Becoming Canadian: Pioneer Sikhs In Their Own Words


Section 3

Mr. Manga S. Jagpal got his start in farming by working as a gardener for Colonel Victor Spencer in 1930. " After landing, all of us were taken to the gurdwara by the temple people. They contacted our relatives and then my uncle came and took me to
Mr.Manga Singh Jagpal
Mr.Manga Singh Jagpal
the Spencer home at 1750 Trimble Street. He had been their gardener for the last thirteen years and I lived with him in the separate gardener’s quarters. It was a little lonely at first, being fifteen years old, and away from home for the first time. "

" We worked for very good people. Sometimes white men would make fun of my turban as they passed by on the road. They would make weird noises and I got into a few fights, until Mr. Spencer had a talk with them. He had been in India in World War One and knew the meaning of the turban to the Sikhs. He told the neighborhood people to treat us with respect, and they did after that. He was a very powerful man. He even told his own children to be careful when playing with me so as not to touch my turban. His children were about the same age as me and we often played together. "

" When I started working there I got paid 45 dollars a month, with no living costs. This was good money, these were Depression times, and some millworkers only made a dollar a day then. Then work was very easy, we worked according to our own schedule. He had a ten-acre estate and we looked after all the gardening. He also had his own carpenter and greenhouse man. "

" I worked there for three years, then Mrs. Spencer got me a job at the Jericho Golf and Country Club, at my request. The wages were better there, 35 cents an hour, nine hours a day. I worked there from 1933 to 1941. We had our own on-site housing here as well. Many of our old-timers worked here, my villagers. Harnam Singh was the boss of thirteen or fourteen people there, it was a huge golf course. Our people were the ones that originally built it. In 1936, I got the foreman’s job from Harnam Singh, the others were all getting too old and I was younger and could do all the work. "

" In 1941, this golf course sold out and moved to the British Properties. That was too far for me to go, so I tried to get a job with the Parks Board as a gardener. I remember going to their office, in Stanley Park and asking for a job. When I told the fellow at the front desk about my experiences working for the Spencer family and the golf course, he was astonished. He said, " How did you get such good work? " I answered that I got the good jobs because I was capable and could do the work. He said that he’d never hire me there because I was a foreigner. So I started looking for work in a sawmill. "

Mr. Manga S. Jagpal later owned farms in Chilliwack, Mission and Pitt Meadows.

For the Sikhs in British Columbia the 1920s and 1930s was also a time for family reunification and community building with the arrival of the wives and children, and during this period the first Sikhs were born in Canada. The community had to battle hard economic times, prejudice in the job market and poor working conditions. But the strong family and community network helped them achieve better jobs, pay and accommodations. The Sikhs were highly mobile and sensitive to the fluctuations in the job market. They worked hard, lived frugally, saved their money and co-operated with one another.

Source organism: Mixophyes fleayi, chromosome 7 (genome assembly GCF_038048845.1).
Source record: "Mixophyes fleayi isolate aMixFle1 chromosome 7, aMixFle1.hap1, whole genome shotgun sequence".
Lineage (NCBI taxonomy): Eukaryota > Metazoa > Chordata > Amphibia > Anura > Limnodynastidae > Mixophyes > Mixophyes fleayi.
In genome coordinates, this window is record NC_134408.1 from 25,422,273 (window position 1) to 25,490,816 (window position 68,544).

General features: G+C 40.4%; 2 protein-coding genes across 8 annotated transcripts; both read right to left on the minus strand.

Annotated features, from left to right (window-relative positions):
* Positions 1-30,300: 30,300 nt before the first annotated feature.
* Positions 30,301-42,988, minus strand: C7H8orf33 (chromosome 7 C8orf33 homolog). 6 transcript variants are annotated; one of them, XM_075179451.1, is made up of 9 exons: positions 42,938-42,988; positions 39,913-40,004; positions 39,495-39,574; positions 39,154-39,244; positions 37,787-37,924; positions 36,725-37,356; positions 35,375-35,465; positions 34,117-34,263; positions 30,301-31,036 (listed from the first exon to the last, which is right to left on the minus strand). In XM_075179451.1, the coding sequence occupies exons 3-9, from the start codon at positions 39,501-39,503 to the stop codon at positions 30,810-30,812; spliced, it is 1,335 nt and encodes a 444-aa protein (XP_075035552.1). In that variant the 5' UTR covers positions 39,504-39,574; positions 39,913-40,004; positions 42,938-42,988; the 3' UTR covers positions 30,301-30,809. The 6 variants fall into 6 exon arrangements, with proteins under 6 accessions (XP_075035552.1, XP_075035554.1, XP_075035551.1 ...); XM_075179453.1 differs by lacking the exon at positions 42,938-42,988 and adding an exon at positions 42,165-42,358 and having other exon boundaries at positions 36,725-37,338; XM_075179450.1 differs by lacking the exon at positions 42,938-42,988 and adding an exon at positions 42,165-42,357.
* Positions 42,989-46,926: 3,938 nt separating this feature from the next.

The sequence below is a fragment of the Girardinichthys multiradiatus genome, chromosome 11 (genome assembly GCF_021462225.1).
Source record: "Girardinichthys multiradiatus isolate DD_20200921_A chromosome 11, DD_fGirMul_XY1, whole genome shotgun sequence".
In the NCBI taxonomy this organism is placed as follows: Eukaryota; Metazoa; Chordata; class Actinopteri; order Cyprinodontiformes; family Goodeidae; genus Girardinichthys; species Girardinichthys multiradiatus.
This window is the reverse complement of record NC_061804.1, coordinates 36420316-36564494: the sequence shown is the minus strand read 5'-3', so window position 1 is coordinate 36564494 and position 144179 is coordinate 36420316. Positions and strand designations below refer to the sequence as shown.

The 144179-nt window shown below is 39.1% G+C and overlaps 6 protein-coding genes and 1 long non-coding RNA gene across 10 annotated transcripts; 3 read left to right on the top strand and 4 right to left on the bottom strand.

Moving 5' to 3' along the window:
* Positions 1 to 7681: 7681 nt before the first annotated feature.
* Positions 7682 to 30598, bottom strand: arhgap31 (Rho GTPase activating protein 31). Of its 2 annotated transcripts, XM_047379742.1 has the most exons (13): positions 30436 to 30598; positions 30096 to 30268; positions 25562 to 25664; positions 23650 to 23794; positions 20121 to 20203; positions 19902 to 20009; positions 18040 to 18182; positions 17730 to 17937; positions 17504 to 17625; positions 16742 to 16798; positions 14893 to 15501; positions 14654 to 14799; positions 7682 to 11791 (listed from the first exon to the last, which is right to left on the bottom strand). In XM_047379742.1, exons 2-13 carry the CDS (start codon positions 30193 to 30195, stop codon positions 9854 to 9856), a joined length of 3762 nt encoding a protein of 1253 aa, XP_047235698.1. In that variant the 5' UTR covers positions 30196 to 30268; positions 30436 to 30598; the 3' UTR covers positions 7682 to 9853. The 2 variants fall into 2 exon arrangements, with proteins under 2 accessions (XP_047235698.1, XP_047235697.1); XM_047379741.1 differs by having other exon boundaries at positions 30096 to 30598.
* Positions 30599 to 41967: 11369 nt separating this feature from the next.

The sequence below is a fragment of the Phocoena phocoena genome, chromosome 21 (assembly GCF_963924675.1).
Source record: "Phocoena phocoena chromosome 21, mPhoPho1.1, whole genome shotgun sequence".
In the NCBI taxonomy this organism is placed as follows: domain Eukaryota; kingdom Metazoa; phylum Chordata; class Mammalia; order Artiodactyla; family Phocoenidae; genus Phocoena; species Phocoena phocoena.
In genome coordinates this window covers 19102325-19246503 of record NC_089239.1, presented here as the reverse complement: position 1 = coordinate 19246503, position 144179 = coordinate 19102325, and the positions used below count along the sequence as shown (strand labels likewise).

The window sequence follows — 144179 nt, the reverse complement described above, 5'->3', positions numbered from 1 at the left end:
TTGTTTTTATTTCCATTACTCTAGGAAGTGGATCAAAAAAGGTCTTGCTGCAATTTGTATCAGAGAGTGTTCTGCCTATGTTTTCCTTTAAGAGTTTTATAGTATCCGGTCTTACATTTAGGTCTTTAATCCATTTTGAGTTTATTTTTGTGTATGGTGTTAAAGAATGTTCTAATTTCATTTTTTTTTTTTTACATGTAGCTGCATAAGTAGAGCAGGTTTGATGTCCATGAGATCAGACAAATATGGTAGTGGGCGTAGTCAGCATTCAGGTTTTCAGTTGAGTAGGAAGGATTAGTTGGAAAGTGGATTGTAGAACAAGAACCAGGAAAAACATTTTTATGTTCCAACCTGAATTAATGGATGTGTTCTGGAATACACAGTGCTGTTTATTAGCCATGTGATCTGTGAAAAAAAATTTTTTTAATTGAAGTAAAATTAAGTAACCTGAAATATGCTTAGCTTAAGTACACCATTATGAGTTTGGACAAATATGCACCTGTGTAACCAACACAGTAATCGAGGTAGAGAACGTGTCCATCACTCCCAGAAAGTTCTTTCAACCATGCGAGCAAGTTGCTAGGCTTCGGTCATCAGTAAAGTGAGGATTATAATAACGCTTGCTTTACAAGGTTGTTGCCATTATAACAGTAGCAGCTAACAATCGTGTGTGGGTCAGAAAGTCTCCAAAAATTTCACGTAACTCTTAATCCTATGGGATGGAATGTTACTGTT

Sikh men and women who lived through the Depression years attribute their success to their strong sense of community and their social and religious network. It was the key to their survival during the 1930s, when many mills closed and other jobs were hard to get. " Our people did not want relief or handouts., " says Mr. Lachman S. Thandi. " Our temple committee openly stated that Sikhs will not ask for relief, as the other people are asking. We will take care of our own people, we don’t need your handouts. We looked after our people first class. We never let the food supplies run out at the gurdwara. I know that. There were piles of flour sacks. The wood was always piled high . There was plenty of tea, cans of milk, boxes of butter, salt, spices, peppers. There was one man, Chinta, and whenever he would come to the Gurdwara he’d bring two pounds of hot peppers. He’d say, " I only have these peppers, that’s all I can give. I hope you’ll remember me for that. " That’s how we managed during those rough times, by sticking together. "

Mr. Ranjit S. Hall says that wherever you went, " all you had to do was look up a Singh and they would help. "

" The old-timers were always there for one another. " Mr. Manga S. Jagpal adds. " If someone got a bad letter from India, everyone laid their paycheques on the table. If they were in trouble and needed money or someone in their family got hurt or damage to crops happened back home, we all helped. We’d say pay us back when you can, just send the money now. "

Sardara S. Gill (Punjabi): The Depression Years

As always, the temple played an important role during these years. It was the base of operations, the headquarters for whatever action took place. All communications with India, within the province and with Ottawa went through the temple committee, the Khalsa Diwan Society. Housing, employment, health and welfare could all be taken care of at the Gurdwara. Thanks to the efforts of the temple committees and the work ethic of the community, the Sikhs’ economic fortunes began to change for the better.

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